Chapter 1: "New Monday"
Detective Scott Smith arrived at his desk at 7:30 Monday morning, there finding the note from Detective Thompson inquiring of any progress on the Tina Santos homicide. Smith had been on with the Washington State Police for only 13 months. But he had 10 years with the Seattle city force before that, and he didn't think of himself as green, and he knew that Thompson's case was far out of the ordinary, he thought to himself. The Santos case, an axe murder, was interesting unto itself, and remained unsolved. But his colleague Thompson's current task had become fringy and sheer; bona fide supernatural. Thompson's case was a messy one that would probably never be squared away, and Smith quietly admitted to himself that he was glad it wasn't his.
Thompson had liaised sexually with Tina Santos last week, incidental to his investigation of the October 11 homicide cluster and its bizarre developments. And last week turned out to be Santos' last week alive. Thompson's relations with the woman was in large part why the case was assigned to Smith. On Saturday, Thompson had recommended that he keep an eye on the regular crowd where Santos' musical outfit was the house band; they were a jazz group. Santos was a sax player and former Forest Ranger, and she was killed with her own axe in her apartment by a single, well-angled, edge-end blow into the top of her head. About 56 hours ago, the bass player found the body. Santos was a pretty lady, about five-feet-six-inches tall with neck-length, almost-black, straight hair. She had not been assaulted sexually, according to the Pierce County Coroner's report.
Smith had met with all of Santos' band mates Saturday, and he spent Saturday evening watching them at the hotel lounge. He could tell it was an exceedingly difficult emotional time for them. They showed an innate compulsion to remain ship-shape and keep on. It served them as a coping mechanism; though emotionally stout, it gave them something to do with their hands while they suffered through the shock of the bad news. And they probably could not afford to miss any gigs in the first place, Smith thought, so the band played on. They clearly recognized him, as he had deposed all of them thoroughly that afternoon. They knew he was there to parse the crowd for suspects.
He sat in there from about 11:30 p.m. to 3 a.m. There were mainly business class on one-night layovers and intermittent traffic from the strip-club from across the block. He didn't see any loners in the corners. Mostly Smith was the only one in there by himself, although towards the end of the night a couple of unescorted prostitutes occupied the bar.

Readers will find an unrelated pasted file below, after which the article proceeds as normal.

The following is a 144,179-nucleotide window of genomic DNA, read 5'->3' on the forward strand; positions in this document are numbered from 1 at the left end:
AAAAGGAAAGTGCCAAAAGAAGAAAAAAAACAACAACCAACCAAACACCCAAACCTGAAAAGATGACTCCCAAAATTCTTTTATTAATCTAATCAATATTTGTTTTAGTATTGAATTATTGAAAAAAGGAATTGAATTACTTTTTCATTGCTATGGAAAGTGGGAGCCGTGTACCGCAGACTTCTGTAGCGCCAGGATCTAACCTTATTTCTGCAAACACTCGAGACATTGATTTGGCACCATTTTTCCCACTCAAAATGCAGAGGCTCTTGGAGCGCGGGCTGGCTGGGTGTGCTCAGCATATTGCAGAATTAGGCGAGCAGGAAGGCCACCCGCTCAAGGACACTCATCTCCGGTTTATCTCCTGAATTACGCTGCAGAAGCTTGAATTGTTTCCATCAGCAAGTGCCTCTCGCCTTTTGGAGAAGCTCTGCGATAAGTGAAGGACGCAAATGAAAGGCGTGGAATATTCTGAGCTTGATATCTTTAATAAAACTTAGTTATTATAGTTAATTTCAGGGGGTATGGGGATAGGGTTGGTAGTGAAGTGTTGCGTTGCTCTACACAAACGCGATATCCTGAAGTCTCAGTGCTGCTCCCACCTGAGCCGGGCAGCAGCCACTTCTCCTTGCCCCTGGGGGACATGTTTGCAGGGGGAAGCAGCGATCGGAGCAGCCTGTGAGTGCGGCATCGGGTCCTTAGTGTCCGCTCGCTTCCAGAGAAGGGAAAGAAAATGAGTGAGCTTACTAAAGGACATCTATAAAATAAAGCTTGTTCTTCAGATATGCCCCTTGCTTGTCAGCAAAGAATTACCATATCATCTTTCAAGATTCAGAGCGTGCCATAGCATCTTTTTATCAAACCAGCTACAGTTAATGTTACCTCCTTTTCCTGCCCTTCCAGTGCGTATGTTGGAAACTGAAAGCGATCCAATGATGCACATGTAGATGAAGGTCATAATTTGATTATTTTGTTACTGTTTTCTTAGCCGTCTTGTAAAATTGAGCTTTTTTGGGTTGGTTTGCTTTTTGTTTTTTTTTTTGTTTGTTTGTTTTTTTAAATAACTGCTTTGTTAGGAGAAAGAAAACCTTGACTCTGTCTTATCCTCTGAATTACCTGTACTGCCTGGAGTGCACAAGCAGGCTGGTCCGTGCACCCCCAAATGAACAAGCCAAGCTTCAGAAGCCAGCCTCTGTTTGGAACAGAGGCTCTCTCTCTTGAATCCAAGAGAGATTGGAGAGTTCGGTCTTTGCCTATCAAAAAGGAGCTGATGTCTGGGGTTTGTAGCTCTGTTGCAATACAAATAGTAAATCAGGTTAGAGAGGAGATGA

The next afternoon, Sunday, Smith contacted the couple, a lead he got from Santos' bandmates. A girl and guy who had been in an intermittent tryst with the victim. They were career-student disc-golf types, fair-weather friends of Ms. Santos with an address at a bungalow downtown. The woman answered the door holding a broom, and looked down at Smith's badge, which hung around his neck on a lanyard. She held out her hand.
“Hello. May I help you sir?” politely she queried.
“My name is Scott Smith, and I'm with the State Police, Tacoma local office. Tina Santos was killed Friday night, and I'm investigating her death as a homicide,” he answered. He looked into her eyes, and they widened for a moment. With one foot she stepped back lightly, her handshake not met.
“I'm sorry about the loss of your friend. But since you were friends of Ms. Santos, I need to ask you some questions,” he continued.
She was visibly shaken, though she briskly invited him in. She introduced herself as Daisy Wilson as she caught her breath. Her housemate's name was Skip Foster, she said, Professor Skip Foster, but he wasn't there right now, having gone to his campus office. Ms. Wilson offered tea, and she and the detective sat on the couch in the couple's sunlit den. Daisy Wilson explained about her and Mr. Foster's friendship with Tina. Three years ago, they had all met on campus, where Skip is an adjunct professor, when Daisy was still a student, she said. The three were wine buddies. Daisy teared up a bit as she talked, several times. Like the victim's band mates, Ms. Wilson made a statement that she was not able to think of who or why anyone would kill Tina Santos. And Thompson had pointed out (though he had only known her a short time) that Santos was an upright, pleasant, intelligent woman thereby suffering no antagonists. After about a half hour, Smith finished taking the woman's statement, whom had by then stopped crying. He thanked her for her time.
So far, the consensus from the people who knew Santos was evident and consistent. The bewilderment of the victim's friends and colleagues seemed genuine. If a criminal, bridge dweller or addict is murdered with an axe, it doesn't shock the conscience. It is far less likely for normal people to be killed with an axe, and Santos was clean, so her murder was out of hat.
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